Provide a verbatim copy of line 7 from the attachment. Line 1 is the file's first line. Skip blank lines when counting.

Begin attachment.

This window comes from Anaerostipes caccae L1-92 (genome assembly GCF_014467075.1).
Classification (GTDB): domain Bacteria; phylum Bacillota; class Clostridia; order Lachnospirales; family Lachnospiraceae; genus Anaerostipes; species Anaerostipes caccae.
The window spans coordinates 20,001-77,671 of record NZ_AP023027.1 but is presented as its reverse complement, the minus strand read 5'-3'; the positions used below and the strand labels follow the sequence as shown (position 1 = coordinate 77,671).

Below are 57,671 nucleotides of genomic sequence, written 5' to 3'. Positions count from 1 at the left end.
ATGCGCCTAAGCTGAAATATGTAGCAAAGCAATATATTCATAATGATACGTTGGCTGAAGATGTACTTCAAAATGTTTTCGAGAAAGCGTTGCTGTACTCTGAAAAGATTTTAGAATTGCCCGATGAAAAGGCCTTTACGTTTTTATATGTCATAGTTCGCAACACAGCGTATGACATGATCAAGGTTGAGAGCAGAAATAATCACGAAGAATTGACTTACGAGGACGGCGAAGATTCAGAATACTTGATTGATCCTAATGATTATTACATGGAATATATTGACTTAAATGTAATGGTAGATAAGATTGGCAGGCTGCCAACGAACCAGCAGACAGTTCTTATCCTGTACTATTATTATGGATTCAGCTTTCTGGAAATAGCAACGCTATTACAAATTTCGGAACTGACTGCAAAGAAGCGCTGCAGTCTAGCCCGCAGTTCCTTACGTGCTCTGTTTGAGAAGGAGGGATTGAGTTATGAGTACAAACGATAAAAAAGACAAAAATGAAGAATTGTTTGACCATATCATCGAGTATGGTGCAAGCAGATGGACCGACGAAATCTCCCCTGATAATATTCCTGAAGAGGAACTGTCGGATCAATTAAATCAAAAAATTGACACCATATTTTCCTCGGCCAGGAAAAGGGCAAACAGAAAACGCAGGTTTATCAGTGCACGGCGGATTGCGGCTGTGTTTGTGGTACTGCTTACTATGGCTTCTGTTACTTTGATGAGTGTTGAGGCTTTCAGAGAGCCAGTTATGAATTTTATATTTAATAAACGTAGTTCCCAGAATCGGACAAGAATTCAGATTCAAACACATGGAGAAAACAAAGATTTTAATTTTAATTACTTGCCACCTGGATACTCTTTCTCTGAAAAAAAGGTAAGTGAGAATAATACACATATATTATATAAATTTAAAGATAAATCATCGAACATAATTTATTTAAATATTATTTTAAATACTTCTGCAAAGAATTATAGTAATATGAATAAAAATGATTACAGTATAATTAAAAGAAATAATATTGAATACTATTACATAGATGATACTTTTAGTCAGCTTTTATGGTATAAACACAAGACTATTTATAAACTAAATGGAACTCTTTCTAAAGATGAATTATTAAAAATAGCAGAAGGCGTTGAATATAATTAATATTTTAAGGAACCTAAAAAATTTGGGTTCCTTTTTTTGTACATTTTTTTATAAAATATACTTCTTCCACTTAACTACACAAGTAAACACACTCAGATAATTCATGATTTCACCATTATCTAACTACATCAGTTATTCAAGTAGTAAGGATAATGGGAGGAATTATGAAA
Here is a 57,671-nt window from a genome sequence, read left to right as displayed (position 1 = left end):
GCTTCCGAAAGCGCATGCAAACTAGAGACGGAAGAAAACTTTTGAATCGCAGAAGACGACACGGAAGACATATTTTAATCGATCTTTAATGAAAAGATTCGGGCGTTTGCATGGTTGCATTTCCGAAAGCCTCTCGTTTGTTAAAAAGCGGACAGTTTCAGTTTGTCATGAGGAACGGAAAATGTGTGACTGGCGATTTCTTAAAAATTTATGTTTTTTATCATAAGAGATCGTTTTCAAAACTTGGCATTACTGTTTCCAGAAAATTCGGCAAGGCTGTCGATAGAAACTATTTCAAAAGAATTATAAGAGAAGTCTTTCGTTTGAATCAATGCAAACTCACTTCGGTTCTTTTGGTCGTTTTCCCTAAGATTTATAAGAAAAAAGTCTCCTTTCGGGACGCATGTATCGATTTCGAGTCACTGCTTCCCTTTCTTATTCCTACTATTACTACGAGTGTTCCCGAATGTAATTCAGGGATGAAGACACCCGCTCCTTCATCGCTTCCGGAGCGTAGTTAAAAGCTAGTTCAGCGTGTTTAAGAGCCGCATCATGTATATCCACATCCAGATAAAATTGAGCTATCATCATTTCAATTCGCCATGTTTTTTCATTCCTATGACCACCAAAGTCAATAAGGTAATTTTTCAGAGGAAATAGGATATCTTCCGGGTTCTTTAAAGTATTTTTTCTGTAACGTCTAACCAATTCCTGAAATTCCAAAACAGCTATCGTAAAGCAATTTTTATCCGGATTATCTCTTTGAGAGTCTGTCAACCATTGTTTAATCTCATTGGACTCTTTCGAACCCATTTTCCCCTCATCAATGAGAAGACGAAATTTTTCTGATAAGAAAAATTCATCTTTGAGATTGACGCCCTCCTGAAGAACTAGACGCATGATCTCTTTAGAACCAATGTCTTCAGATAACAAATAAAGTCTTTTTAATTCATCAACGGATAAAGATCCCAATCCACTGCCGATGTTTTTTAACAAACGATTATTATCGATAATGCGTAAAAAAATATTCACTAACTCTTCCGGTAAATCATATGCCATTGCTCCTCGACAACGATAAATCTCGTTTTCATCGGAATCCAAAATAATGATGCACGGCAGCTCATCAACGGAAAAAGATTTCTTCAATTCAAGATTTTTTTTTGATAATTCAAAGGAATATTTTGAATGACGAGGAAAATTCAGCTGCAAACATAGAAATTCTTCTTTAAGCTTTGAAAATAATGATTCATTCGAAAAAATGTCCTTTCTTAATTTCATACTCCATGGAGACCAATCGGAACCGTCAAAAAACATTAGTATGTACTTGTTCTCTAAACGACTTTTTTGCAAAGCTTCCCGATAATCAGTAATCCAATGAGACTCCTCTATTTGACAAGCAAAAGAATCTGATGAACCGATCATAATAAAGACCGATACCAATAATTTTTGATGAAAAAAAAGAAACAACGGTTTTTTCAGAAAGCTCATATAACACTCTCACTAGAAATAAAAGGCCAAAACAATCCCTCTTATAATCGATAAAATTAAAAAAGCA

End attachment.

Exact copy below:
GCTTCCGAAAGCGCATGCAAACTAGAGACGGAAGAAAACTTTTGAATCGCAGAAGACGACACGGAAGACATATTTTAATCGATCTTTAATGAAAAGATTCGGGCGTTTGCATGGTTGCATTTCCGAAAGCCTCTCGTTTGTTAAAAAGCGGACAGTTTCAGTTTGTCATGAGGAACGGAAAATGTGTGACTGGCGATTTCTTAAAAATTTATGTTTTTTATCATAAGAGATCGTTTTCAAAACTTGGCATTACTGTTTCCAGAAAATTCGGCAAGGCTGTCGATAGAAACTATTTCAAAAGAATTATAAGAGAAGTCTTTCGTTTGAATCAATGCAAACTCACTTCGGTTCTTTTGGTCGTTTTCCCTAAGATTTATAAGAAAAAAGTCTCCTTTCGGGACGCATGTATCGATTTCGAGTCACTGCTTCCCTTTCTTATTCCTACTATTACTACGAGTGTTCCCGAATGTAATTCAGGGATGAAGACACCCGCTCCTTCATCGCTTCCGGAGCGTAGTTAAAAGCTAGTTCAGCGTGTTTAAGAGCCGCATCATGTATATCCACATCCAGATAAAATTGAGCTATCATCATTTCAATTCGCCATGTTTTTTCATTCCTATGACCACCAAAGTCAATAAGGTAATTTTTCAGAGGAAATAGGATATCTTCCGGGTTCTTTAAAGTATTTTTTCTGTAACGTCTAACCAATTCCTGAAATTCCAAAACAGCTATCGTAAAGCAATTTTTATCCGGATTATCTCTTTGAGAGTCTGTCAACCATTGTTTAATCTCATTGGACTCTTTCGAACCCATTTTCCCCTCATCAATGAGAAGACGAAATTTTTCTGATAAGAAAAATTCATCTTTGAGATTGACGCCCTCCTGAAGAACTAGACGCATGATCTCTTTAGAACCAATGTCTTCAGATAACAAATAAAGTCTTTTTAATTCATCAACGGATAAAGATCCCAATCCACTGCCGATGTTTTTTAACAAACGATTATTATCGATAATGCGTAAAAAAATATTCACTAACTCTTCCGGTAAATCATATGCCATTGCTCCTCGACAACGATAAATCTCGTTTTCATCGGAATCCAAAATAATGATGCACGGCAGCTCATCAACGGAAAAAGATTTCTTCAATTCAAGATTTTTTTTTGATAATTCAAAGGAATATTTTGAATGACGAGGAAAATTCAGCTGCAAACATAGAAATTCTTCTTTAAGCTTTGAAAATAATGATTCATTCGAAAAAATGTCCTTTCTTAATTTCATACTCCATGGAGACCAATCGGAACCGTCAAAAAACATTAGTATGTACTTGTTCTCTAAACGACTTTTTTGCAAAGCTTCCCGATAATCAGTAATCCAATGAGACTCCTCTATTTGACAAGCAAAAGAATCTGATGAACCGATCATAATAAAGACCGATACCAATAATTTTTGATGAAAAAAAAGAAACAACGGTTTTTTCAGAAAGCTCATATAACACTCTCACTAGAAATAAAAGGCCAAAACAATCCCTCTTATAATCGATAAAATTAAAAAAGCA